The Pala d'Oro

The Pala d'Oro (Golden Pall) is one of the highlights of a visit to the Basilica of San Marco in Venice. It is a retable behind the high altar, though the interesting part I am going to look at faces the rear: for a small charge visitors are able to walk round to look at it. At busy times, which, these days is most months of the year, your time there is limited: a few years ago we visited in November and were blessed with a quiet basilica and an unhurried opportunity to contemplate this wonderful artwork.
   The pala was created in three stages. The main part, showing the central panel of Christ Pantocrator with the Evangelists, the rows of angels, apostles, and prophets, the panels at the sides showing the story of St Mark, and the small panels above the angels showing feast days, dates from the early twelfth century. It was commissioned by the then doge, Ordelafo Falier, and made in Constantinople. The top panels, with the archangel Michael at the centre, were added around 1204. They were also a product of Constantinople; it is thought by some that they were stolen during the fourth crusade.  Finally, the pala was given a makeover in the middle of the fourteenth century in the workshop of the Venetian Goldsmith Bonensegna, whose signature appears on the pala, on the orders of Doge  Andrea Dandelo. The arches over the various panels were created, and large numbers of gemstones (stolen from Constantinople in the crusades) were added.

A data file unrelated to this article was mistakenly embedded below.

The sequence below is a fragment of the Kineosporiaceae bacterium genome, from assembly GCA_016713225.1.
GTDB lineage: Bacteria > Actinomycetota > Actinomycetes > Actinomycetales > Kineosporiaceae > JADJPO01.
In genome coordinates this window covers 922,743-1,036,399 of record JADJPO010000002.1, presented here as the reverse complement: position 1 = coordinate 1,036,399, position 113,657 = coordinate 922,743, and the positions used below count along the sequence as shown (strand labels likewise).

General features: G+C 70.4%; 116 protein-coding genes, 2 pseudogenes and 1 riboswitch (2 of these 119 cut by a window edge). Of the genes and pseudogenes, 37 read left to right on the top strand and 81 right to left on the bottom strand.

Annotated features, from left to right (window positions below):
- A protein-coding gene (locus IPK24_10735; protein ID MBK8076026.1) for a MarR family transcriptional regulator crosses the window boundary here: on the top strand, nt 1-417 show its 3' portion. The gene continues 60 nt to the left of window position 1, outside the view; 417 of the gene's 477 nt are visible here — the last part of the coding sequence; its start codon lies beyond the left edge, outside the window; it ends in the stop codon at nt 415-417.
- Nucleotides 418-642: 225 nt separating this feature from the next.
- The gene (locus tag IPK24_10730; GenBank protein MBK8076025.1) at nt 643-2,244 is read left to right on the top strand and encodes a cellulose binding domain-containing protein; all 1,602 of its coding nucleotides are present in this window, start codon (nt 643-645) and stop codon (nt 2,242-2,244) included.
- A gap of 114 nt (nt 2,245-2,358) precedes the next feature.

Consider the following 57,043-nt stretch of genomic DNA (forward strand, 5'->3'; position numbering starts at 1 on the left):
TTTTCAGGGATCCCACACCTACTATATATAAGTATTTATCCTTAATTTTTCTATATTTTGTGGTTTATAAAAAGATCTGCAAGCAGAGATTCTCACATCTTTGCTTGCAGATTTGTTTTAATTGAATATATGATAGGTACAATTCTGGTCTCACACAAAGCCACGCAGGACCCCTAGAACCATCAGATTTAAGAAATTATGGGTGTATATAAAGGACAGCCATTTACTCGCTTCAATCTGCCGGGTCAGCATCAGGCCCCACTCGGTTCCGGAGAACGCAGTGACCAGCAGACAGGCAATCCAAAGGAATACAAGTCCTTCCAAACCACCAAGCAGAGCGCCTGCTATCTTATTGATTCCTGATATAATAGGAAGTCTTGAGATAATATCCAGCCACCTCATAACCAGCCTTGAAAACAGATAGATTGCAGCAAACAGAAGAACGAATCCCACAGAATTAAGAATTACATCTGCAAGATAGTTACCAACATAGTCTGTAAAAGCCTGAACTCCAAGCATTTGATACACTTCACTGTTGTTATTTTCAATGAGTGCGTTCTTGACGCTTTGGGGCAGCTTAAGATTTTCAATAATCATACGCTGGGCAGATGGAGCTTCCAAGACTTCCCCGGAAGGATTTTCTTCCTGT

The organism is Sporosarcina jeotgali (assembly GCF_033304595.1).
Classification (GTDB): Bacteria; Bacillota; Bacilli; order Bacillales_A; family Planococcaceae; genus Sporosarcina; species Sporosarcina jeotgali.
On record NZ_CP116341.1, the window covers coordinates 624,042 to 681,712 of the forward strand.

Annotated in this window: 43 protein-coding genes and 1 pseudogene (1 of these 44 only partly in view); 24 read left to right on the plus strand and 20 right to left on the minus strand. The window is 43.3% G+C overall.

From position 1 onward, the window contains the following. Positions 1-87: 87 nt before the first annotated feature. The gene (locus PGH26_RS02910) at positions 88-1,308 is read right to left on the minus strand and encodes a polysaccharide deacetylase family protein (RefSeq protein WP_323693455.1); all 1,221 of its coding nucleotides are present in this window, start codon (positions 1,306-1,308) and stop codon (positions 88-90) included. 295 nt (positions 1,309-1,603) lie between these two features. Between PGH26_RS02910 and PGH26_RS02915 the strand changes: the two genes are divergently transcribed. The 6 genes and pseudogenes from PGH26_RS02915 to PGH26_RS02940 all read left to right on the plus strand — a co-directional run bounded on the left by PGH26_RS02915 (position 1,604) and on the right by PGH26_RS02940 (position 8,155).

A helpful source has been The Pala d’Oro of the Basilica of St Mark, Venice,  Ferdinand Ongania, 1887. Translated by William Scott, though more recent scholars have cast doubt on some of his conclusions.

 

 
 
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